Last week, the Chicago Cubs signed (well, “reportedly” signed, as the team has yet to make an official announcement) 19-year-old Cuban lefty Gerardo Concepcion to a $7 million Major League deal, which could reach $8 million in value with certain incentives.

Spending that kind of money and guaranteeing a 40-man roster spot to a 19-year-old kid suggests the Cubs think quite highly of Concepcion. To our eyes, though, there has been very little available on the lefty, thanks in large part to the restrictive nature of his home country. In other words: we haven’t really been able to watch the kid pitch. But the Cubs’ front office has been able to see him a number of times, and they clearly liked what they saw.

So, how did everyone else feel about the deal? About Concepcion’s future? Here are a number of notable bits on the Cubs’ newest, possibly best, left-handed pitching prospect:

  • Most scouting reports have Concepcion as a very mature pitcher for his age. He is very polished, and has outstanding control. His fastball sits in the upper-80s/lower-90s, though that could tick higher in a couple years. He’s got a good breaking ball, and he also throws a changeup. Few believe he’s got an upside beyond a back-end of the rotation starter (though I highly doubt the Cubs would have spent so lavishly (even in the shadow of the new CBA) if they didn’t think there was a chance that he could be a three or a two), but he’s also thought to have a very high floor (i.e., low probability of completely busting).
  • Baseball America had this to say: “Concepcion is a slender 6-foot-2 with long arms, sloped shoulders and an athletic, wiry build that could have some projection remaining. He has advanced feel for pitching for his age and has shown the ability to pitch with his fastball to both sides of the plate, though he doesn’t have the stuff to miss many bats. At times his fastball ranges from 88-92 mph, though some scouts have said they’ve seen him dip to 86-90 mph at times. Concepcion has had success in Cuba by being able to change speeds to keep hitters off balance. Some scouts like Concepcion’s mid-70s curveball, which shows good depth at times, but others say it gets loopy. He throws slightly across his body, which provides him with a little deception, but it’s a concern for some scouts who think his mechanics hamper his ability to get to the front side of his delivery and show consistency with his breaking ball. Concepcion also throws a changeup (some scouts have called it a splitter), though like many young pitchers it’s still a work in progress. While some scouts view Concepcion’s upside as a No. 5 starter, others see a bit more, though with his present stuff it’s hard to project more than a back-end starter for now.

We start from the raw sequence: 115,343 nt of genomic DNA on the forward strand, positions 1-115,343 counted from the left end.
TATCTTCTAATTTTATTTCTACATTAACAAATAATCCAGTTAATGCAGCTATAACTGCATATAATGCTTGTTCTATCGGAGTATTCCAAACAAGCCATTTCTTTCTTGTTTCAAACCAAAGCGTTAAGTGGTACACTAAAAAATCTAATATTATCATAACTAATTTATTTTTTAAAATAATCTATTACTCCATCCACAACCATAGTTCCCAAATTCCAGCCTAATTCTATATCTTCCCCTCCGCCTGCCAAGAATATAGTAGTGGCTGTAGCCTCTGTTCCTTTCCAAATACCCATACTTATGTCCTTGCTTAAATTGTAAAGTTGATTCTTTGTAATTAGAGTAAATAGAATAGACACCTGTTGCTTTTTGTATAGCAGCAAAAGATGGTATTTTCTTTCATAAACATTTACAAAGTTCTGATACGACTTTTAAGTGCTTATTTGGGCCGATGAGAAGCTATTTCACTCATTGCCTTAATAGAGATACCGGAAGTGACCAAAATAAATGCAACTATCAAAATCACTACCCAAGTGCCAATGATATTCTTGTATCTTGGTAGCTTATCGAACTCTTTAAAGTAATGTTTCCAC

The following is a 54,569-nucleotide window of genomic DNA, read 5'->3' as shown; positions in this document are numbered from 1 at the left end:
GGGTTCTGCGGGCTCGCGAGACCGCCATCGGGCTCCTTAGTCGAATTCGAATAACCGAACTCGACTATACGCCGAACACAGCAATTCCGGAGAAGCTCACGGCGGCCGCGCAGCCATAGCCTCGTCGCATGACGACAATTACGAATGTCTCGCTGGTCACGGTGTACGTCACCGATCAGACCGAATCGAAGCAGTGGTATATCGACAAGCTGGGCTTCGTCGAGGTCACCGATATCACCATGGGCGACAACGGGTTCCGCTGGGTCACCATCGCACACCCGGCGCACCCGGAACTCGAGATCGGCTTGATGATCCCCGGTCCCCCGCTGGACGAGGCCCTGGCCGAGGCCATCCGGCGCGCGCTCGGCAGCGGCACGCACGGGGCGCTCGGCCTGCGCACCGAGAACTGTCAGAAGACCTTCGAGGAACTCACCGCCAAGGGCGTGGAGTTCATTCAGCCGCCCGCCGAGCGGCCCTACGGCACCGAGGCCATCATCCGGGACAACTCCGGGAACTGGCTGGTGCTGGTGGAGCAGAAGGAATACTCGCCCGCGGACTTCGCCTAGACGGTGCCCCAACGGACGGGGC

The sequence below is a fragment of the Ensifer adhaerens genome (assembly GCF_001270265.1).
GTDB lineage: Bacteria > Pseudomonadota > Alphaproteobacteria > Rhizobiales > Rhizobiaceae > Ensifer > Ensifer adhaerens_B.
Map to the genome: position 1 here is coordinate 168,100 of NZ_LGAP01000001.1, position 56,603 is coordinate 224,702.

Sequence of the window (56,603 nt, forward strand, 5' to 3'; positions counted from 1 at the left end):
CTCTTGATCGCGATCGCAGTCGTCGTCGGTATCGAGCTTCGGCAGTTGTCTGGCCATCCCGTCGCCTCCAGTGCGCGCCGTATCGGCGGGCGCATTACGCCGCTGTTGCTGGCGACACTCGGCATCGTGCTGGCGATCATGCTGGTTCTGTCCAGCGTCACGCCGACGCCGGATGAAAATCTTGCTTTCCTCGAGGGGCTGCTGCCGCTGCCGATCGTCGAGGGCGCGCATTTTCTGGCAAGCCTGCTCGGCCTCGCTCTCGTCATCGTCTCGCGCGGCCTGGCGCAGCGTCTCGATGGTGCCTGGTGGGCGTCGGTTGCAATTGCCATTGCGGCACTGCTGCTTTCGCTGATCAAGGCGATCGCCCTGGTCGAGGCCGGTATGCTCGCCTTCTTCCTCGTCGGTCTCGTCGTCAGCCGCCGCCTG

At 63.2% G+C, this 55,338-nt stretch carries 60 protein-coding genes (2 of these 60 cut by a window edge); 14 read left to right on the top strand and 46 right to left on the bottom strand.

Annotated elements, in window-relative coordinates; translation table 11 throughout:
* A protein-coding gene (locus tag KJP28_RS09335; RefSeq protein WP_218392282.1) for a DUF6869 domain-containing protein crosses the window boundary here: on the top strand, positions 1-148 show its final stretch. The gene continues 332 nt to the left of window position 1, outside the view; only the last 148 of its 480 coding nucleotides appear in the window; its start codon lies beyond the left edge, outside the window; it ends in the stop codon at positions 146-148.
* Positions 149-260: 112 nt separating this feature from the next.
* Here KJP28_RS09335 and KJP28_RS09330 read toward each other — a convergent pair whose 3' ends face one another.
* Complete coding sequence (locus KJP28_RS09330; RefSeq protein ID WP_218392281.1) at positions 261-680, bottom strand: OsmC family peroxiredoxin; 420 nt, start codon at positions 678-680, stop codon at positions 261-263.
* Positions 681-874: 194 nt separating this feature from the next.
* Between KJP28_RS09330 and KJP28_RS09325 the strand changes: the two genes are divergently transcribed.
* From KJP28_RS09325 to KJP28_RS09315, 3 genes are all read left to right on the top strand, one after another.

• Concepcion was the rookie of the year at Cuba’s highest professional level last year, putting up a 3.36 ERA – 11th best in the league – in a little over 100 innings of work. He didn’t strike out too many, just 4.7 per 9, but didn’t walk a ton either (about 3.8 per 9). Numbers aren’t everything, but Concepcion’s are impressive. Even if you consider professional Cuban baseball to be the equivalent of High-A ball here, I’d be thrilled to see one of the Cubs’ 18-year-old pitching prospects put up those kind of numbers in Daytona.
  • BP’s Kevin Goldstein weighed in both on the signing and on Concepcion as a prospect. As for Concepcion as a prospect, Goldstein would rank the lefty sixth in the Cubs’ system, but that doesn’t mean Goldstein is a huge fan. “This is not a guy to get crazy excited about,” Goldstein said on MLBN Radio. “This is not a guy who, if I had to re-do my Top 101 prospects list, I would put on. In fact, I wouldn’t even consider it. He wouldn’t even sniff the list …. His ceiling is probably as a four or five starter and that’s it. But, he does have a safer floor than most teenaged pitchers just because of how crazy polished he is. You talk to people who went to his private workouts and not-so-private workouts, he doesn’t show a ton of stuff.”
  • Because of his age, Goldstein doesn’t think Concepcion will pitch beyond A-ball this year (recall, the Cubs can get a fourth option year if Concepcion spends this entire year at Low-A ball, so don’t be discouraged if that’s where he stays – if pitches at a higher level this year, he’s likely to get only three option years, which means the Cubs would have to call him up by 2015, when he’s just 22).